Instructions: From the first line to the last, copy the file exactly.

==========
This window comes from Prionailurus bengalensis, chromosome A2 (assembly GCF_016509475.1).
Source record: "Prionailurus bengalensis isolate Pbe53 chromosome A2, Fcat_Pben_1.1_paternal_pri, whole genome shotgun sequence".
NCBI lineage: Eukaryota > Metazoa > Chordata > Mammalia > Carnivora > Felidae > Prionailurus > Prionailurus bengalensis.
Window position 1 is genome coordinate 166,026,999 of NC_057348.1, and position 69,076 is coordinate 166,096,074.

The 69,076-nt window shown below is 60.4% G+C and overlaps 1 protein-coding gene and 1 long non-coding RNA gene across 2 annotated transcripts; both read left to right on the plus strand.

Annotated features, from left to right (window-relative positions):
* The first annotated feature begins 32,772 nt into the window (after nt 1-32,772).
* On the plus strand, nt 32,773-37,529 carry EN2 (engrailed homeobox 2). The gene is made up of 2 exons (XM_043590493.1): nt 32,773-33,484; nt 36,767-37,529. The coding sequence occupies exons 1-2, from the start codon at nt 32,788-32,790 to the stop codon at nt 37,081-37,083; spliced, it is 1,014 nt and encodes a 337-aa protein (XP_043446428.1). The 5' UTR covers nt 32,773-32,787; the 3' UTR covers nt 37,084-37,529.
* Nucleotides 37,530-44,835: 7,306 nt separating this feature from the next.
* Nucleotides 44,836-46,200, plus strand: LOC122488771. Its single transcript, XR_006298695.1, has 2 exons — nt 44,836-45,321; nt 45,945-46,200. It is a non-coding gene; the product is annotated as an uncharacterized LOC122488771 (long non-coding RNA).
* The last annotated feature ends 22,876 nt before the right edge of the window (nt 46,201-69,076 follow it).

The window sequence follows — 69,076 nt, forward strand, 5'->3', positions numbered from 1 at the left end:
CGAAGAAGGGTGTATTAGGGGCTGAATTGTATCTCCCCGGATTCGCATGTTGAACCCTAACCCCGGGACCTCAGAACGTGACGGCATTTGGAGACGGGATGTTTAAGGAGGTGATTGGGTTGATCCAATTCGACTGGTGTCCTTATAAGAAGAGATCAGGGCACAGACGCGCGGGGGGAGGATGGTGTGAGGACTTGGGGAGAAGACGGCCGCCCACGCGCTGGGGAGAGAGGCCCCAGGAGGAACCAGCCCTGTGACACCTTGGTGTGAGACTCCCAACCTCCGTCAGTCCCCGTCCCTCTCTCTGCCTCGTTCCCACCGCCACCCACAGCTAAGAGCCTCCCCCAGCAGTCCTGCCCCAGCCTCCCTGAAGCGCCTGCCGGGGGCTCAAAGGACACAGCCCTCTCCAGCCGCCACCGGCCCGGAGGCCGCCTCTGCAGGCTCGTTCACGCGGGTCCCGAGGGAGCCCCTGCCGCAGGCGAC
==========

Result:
This window comes from Prionailurus bengalensis, chromosome A2 (assembly GCF_016509475.1).
Source record: "Prionailurus bengalensis isolate Pbe53 chromosome A2, Fcat_Pben_1.1_paternal_pri, whole genome shotgun sequence".
NCBI lineage: Eukaryota > Metazoa > Chordata > Mammalia > Carnivora > Felidae > Prionailurus > Prionailurus bengalensis.
Window position 1 is genome coordinate 166,026,999 of NC_057348.1, and position 69,076 is coordinate 166,096,074.

The 69,076-nt window shown below is 60.4% G+C and overlaps 1 protein-coding gene and 1 long non-coding RNA gene across 2 annotated transcripts; both read left to right on the plus strand.

Annotated features, from left to right (window-relative positions):
* The first annotated feature begins 32,772 nt into the window (after nt 1-32,772).
* On the plus strand, nt 32,773-37,529 carry EN2 (engrailed homeobox 2). The gene is made up of 2 exons (XM_043590493.1): nt 32,773-33,484; nt 36,767-37,529. The coding sequence occupies exons 1-2, from the start codon at nt 32,788-32,790 to the stop codon at nt 37,081-37,083; spliced, it is 1,014 nt and encodes a 337-aa protein (XP_043446428.1). The 5' UTR covers nt 32,773-32,787; the 3' UTR covers nt 37,084-37,529.
* Nucleotides 37,530-44,835: 7,306 nt separating this feature from the next.
* Nucleotides 44,836-46,200, plus strand: LOC122488771. Its single transcript, XR_006298695.1, has 2 exons — nt 44,836-45,321; nt 45,945-46,200. It is a non-coding gene; the product is annotated as an uncharacterized LOC122488771 (long non-coding RNA).
* The last annotated feature ends 22,876 nt before the right edge of the window (nt 46,201-69,076 follow it).

The window sequence follows — 69,076 nt, forward strand, 5'->3', positions numbered from 1 at the left end:
CGAAGAAGGGTGTATTAGGGGCTGAATTGTATCTCCCCGGATTCGCATGTTGAACCCTAACCCCGGGACCTCAGAACGTGACGGCATTTGGAGACGGGATGTTTAAGGAGGTGATTGGGTTGATCCAATTCGACTGGTGTCCTTATAAGAAGAGATCAGGGCACAGACGCGCGGGGGGAGGATGGTGTGAGGACTTGGGGAGAAGACGGCCGCCCACGCGCTGGGGAGAGAGGCCCCAGGAGGAACCAGCCCTGTGACACCTTGGTGTGAGACTCCCAACCTCCGTCAGTCCCCGTCCCTCTCTCTGCCTCGTTCCCACCGCCACCCACAGCTAAGAGCCTCCCCCAGCAGTCCTGCCCCAGCCTCCCTGAAGCGCCTGCCGGGGGCTCAAAGGACACAGCCCTCTCCAGCCGCCACCGGCCCGGAGGCCGCCTCTGCAGGCTCGTTCACGCGGGTCCCGAGGGAGCCCCTGCCGCAGGCGAC